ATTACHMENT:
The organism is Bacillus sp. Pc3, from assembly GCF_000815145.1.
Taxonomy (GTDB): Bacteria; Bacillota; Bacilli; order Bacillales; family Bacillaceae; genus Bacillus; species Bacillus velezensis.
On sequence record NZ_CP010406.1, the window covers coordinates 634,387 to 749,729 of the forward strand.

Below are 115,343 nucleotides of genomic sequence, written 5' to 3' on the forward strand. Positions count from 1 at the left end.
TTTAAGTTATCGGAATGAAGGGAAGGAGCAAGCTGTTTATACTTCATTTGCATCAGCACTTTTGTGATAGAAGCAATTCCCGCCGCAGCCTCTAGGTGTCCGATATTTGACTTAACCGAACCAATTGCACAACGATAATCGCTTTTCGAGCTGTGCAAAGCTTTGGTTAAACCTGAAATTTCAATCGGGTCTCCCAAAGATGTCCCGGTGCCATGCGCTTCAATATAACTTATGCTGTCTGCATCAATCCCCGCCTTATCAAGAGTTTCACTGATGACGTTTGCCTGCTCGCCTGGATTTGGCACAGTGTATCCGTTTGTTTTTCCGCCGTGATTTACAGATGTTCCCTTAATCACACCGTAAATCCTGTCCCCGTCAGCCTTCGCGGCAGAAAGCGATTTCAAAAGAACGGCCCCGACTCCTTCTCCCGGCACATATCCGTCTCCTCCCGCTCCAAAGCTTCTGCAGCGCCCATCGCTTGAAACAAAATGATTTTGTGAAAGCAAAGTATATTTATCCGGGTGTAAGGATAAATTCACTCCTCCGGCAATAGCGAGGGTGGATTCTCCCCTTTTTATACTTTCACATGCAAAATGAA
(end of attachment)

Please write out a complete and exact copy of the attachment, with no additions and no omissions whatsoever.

The organism is Bacillus sp. Pc3, from assembly GCF_000815145.1.
Taxonomy (GTDB): Bacteria; Bacillota; Bacilli; order Bacillales; family Bacillaceae; genus Bacillus; species Bacillus velezensis.
On sequence record NZ_CP010406.1, the window covers coordinates 634,387 to 749,729 of the forward strand.

Below are 115,343 nucleotides of genomic sequence, written 5' to 3' on the forward strand. Positions count from 1 at the left end.
TTTAAGTTATCGGAATGAAGGGAAGGAGCAAGCTGTTTATACTTCATTTGCATCAGCACTTTTGTGATAGAAGCAATTCCCGCCGCAGCCTCTAGGTGTCCGATATTTGACTTAACCGAACCAATTGCACAACGATAATCGCTTTTCGAGCTGTGCAAAGCTTTGGTTAAACCTGAAATTTCAATCGGGTCTCCCAAAGATGTCCCGGTGCCATGCGCTTCAATATAACTTATGCTGTCTGCATCAATCCCCGCCTTATCAAGAGTTTCACTGATGACGTTTGCCTGCTCGCCTGGATTTGGCACAGTGTATCCGTTTGTTTTTCCGCCGTGATTTACAGATGTTCCCTTAATCACACCGTAAATCCTGTCCCCGTCAGCCTTCGCGGCAGAAAGCGATTTCAAAAGAACGGCCCCGACTCCTTCTCCCGGCACATATCCGTCTCCTCCCGCTCCAAAGCTTCTGCAGCGCCCATCGCTTGAAACAAAATGATTTTGTGAAAGCAAAGTATATTTATCCGGGTGTAAGGATAAATTCACTCCTCCGGCAATAGCGAGGGTGGATTCTCCCCTTTTTATACTTTCACATGCAAAATGAA